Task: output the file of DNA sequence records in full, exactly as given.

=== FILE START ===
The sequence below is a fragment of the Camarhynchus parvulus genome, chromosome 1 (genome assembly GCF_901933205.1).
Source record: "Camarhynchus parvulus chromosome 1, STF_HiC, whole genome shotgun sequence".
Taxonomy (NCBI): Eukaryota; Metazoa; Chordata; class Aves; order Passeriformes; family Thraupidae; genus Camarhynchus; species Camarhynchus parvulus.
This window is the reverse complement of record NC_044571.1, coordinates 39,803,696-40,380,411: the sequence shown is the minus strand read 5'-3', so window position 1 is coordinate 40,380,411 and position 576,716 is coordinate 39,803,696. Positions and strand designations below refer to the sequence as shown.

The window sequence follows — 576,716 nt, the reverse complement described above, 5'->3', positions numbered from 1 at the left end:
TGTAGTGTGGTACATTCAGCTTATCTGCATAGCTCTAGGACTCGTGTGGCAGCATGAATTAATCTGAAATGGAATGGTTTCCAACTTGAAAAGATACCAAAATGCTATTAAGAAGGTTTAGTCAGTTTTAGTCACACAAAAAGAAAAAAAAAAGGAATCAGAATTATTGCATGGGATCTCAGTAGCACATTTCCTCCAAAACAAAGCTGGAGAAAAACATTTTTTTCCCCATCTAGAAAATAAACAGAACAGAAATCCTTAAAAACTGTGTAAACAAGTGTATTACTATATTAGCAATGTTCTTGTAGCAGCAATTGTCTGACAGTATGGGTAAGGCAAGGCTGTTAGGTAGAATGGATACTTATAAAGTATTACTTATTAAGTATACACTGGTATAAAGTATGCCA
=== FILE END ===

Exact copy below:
The sequence below is a fragment of the Camarhynchus parvulus genome, chromosome 1 (genome assembly GCF_901933205.1).
Source record: "Camarhynchus parvulus chromosome 1, STF_HiC, whole genome shotgun sequence".
Taxonomy (NCBI): Eukaryota; Metazoa; Chordata; class Aves; order Passeriformes; family Thraupidae; genus Camarhynchus; species Camarhynchus parvulus.
This window is the reverse complement of record NC_044571.1, coordinates 39,803,696-40,380,411: the sequence shown is the minus strand read 5'-3', so window position 1 is coordinate 40,380,411 and position 576,716 is coordinate 39,803,696. Positions and strand designations below refer to the sequence as shown.

The window sequence follows — 576,716 nt, the reverse complement described above, 5'->3', positions numbered from 1 at the left end:
TGTAGTGTGGTACATTCAGCTTATCTGCATAGCTCTAGGACTCGTGTGGCAGCATGAATTAATCTGAAATGGAATGGTTTCCAACTTGAAAAGATACCAAAATGCTATTAAGAAGGTTTAGTCAGTTTTAGTCACACAAAAAGAAAAAAAAAAGGAATCAGAATTATTGCATGGGATCTCAGTAGCACATTTCCTCCAAAACAAAGCTGGAGAAAAACATTTTTTTCCCCATCTAGAAAATAAACAGAACAGAAATCCTTAAAAACTGTGTAAACAAGTGTATTACTATATTAGCAATGTTCTTGTAGCAGCAATTGTCTGACAGTATGGGTAAGGCAAGGCTGTTAGGTAGAATGGATACTTATAAAGTATTACTTATTAAGTATACACTGGTATAAAGTATGCCA